This is the 2007 version. Click here for the 2017 chapter 09 table of contents.

Limbic Origins of Emotion

Neurologist Paul D. MacLean is famous for inventing the term limbic system. MacLean's theory of the triune brain (three-part brain) identified three areas of differing phylogenetic or evolutionary age. The oldest part of the brain is the so-called "reptilian brain" which is present in virtually all animals. It controls behavior dominated by olfaction—the sense of smell. The olfactory lobe of the brain, which directly overlies the sinus cavities in humans, is primitive, meaning it is found in virtually all animals. Called the rhinencephalon, literally the "smell brain," this area controls many animal activities that typically involve the sense of smell: food gathering, courtship, mating, and warning of predators.

What is MacLean's "triune brain" concept?

The second part of the brain, which MacLean claimed was unique to mammals, is the limbic system. MacLean (1949) originally called it the visceral brain because of its close ties to the autonomic nervous system. MacLean coined the term "limbic system" in 1952 and it is now widely used to describe the deep forebrain structures, below the cerebral cortex but above the brain stem.

The third brain area is the neocortex (literally "new cortex"), which corresponds to the cerebral hemispheres in humans. As we saw in Chapter 2, humans have far more neocortex than any other species. MacLean suggested that the neocortex produced the intellect, which overlies and controls the impulses of the limbic system.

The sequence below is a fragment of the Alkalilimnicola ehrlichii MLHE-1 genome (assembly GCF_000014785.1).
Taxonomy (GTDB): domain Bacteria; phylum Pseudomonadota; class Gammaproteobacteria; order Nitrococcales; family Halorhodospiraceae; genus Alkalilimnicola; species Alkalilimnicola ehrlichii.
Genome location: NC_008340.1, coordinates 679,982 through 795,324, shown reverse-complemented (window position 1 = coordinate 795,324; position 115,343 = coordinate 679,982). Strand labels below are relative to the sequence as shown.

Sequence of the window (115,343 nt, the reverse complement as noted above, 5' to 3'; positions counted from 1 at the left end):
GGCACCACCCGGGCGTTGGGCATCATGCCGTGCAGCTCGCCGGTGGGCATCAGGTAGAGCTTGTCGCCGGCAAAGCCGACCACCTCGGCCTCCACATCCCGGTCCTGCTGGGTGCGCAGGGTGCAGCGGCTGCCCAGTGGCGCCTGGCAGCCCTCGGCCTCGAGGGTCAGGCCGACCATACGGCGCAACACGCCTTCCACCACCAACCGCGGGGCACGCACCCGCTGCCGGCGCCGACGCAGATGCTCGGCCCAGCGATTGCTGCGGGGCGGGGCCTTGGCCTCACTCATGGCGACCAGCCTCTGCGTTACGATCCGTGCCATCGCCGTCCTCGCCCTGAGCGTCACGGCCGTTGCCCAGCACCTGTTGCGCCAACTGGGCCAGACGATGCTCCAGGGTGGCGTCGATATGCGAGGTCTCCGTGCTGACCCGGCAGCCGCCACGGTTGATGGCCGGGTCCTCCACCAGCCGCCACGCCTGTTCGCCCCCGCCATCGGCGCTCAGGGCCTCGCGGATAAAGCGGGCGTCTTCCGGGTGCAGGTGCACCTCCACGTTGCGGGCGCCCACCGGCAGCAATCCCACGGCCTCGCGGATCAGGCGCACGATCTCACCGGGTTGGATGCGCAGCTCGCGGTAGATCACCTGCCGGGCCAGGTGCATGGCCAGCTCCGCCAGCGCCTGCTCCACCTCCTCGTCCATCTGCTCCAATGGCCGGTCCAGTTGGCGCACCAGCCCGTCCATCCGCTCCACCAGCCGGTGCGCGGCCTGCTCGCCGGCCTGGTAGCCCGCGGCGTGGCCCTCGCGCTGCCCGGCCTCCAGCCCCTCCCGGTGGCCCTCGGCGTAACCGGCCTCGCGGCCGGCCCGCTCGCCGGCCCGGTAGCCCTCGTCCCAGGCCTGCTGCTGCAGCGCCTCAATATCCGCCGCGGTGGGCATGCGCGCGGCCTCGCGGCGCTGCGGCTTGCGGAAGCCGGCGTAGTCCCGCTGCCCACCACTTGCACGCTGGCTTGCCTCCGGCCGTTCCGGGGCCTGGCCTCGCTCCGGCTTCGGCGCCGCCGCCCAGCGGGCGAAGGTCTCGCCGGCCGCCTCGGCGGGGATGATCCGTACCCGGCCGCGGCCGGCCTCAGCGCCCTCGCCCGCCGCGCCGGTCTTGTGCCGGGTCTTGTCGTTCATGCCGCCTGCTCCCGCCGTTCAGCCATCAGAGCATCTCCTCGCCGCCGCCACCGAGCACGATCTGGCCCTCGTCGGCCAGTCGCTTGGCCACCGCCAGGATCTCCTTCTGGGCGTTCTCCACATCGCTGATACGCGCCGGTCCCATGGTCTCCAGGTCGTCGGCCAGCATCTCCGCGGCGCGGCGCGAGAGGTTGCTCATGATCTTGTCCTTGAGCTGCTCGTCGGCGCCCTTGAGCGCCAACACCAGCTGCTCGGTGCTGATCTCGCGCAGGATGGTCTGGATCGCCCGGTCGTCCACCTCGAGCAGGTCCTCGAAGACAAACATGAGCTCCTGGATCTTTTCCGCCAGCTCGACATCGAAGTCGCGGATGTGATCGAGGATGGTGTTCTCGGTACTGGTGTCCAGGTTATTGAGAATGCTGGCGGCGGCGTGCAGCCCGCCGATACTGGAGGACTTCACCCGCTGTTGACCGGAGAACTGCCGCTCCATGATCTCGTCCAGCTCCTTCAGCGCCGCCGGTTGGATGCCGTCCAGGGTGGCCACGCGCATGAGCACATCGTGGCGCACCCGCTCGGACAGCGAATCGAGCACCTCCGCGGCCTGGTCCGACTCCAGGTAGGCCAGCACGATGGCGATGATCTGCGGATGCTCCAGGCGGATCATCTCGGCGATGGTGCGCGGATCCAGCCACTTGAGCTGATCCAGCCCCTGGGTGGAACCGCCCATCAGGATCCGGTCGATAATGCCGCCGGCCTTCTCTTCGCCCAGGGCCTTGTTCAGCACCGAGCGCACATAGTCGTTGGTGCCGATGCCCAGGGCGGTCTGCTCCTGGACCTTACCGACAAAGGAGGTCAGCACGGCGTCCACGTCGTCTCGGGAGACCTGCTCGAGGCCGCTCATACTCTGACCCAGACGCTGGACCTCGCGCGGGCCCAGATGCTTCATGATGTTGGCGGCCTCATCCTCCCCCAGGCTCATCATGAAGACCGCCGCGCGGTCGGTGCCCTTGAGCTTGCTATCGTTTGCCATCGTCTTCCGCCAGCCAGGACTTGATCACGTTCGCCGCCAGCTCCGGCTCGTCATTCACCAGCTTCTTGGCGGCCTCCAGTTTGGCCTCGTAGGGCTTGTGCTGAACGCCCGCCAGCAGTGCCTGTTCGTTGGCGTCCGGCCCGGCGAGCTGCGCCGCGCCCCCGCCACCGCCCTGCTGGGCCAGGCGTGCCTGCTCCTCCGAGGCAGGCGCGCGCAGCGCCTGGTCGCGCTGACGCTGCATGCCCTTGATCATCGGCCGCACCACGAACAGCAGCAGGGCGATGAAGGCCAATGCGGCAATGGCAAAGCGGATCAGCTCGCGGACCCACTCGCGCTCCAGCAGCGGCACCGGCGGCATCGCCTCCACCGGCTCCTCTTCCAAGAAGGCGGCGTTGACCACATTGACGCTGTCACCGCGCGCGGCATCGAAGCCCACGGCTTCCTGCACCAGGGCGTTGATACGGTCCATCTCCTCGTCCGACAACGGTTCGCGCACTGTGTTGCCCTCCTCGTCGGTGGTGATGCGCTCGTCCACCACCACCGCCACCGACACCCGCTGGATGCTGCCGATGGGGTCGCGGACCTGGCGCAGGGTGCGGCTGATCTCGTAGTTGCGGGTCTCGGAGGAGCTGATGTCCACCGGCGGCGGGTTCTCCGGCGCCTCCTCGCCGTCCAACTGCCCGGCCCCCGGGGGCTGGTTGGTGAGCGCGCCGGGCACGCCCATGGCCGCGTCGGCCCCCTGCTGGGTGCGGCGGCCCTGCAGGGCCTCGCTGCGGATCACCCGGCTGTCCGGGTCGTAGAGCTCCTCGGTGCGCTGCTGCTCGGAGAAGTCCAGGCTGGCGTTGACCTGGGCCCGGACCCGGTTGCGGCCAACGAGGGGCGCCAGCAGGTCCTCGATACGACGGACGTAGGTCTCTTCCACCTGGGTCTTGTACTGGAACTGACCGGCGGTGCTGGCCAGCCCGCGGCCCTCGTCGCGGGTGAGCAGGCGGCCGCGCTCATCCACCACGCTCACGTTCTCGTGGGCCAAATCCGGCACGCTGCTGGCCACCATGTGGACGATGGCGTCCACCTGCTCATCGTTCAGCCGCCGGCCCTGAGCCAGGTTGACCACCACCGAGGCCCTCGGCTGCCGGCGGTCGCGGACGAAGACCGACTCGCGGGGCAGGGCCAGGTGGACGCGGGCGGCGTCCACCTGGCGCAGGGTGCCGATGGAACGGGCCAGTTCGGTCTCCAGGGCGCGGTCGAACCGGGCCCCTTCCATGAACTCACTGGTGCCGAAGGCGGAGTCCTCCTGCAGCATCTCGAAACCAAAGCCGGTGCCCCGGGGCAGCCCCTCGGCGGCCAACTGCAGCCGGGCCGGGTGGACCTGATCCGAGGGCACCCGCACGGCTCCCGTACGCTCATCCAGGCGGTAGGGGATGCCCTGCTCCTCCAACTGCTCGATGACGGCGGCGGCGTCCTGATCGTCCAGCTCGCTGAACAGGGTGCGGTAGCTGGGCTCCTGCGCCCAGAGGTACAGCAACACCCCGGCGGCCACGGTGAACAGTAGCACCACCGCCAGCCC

Which part of the limbic system is most involved in regulating emotion?

MacLean's triune brain concept is an oversimplification, and in some ways it is simply wrong (animals other than mammals have rudiments of a limbic system, for example) but the name limbic system stuck. The limbic system is a group of related midbrain structures. These structures are anatomically distinct but they work as a team, and much of their work involves emotions. The limbic system is the location of the so-called pleasure centers.

The part of the limbic system most crucial for negative emotional expression is the amygdala. Anderson and Phelps (2000) concluded, a "growing body of evidence" points to the amygdala as the brain structure most responsible for controlling emotion. The oft-cited superiority of the right hemisphere for emotional processing is due mostly to the activity of the amygdalar region on that side of the brain.


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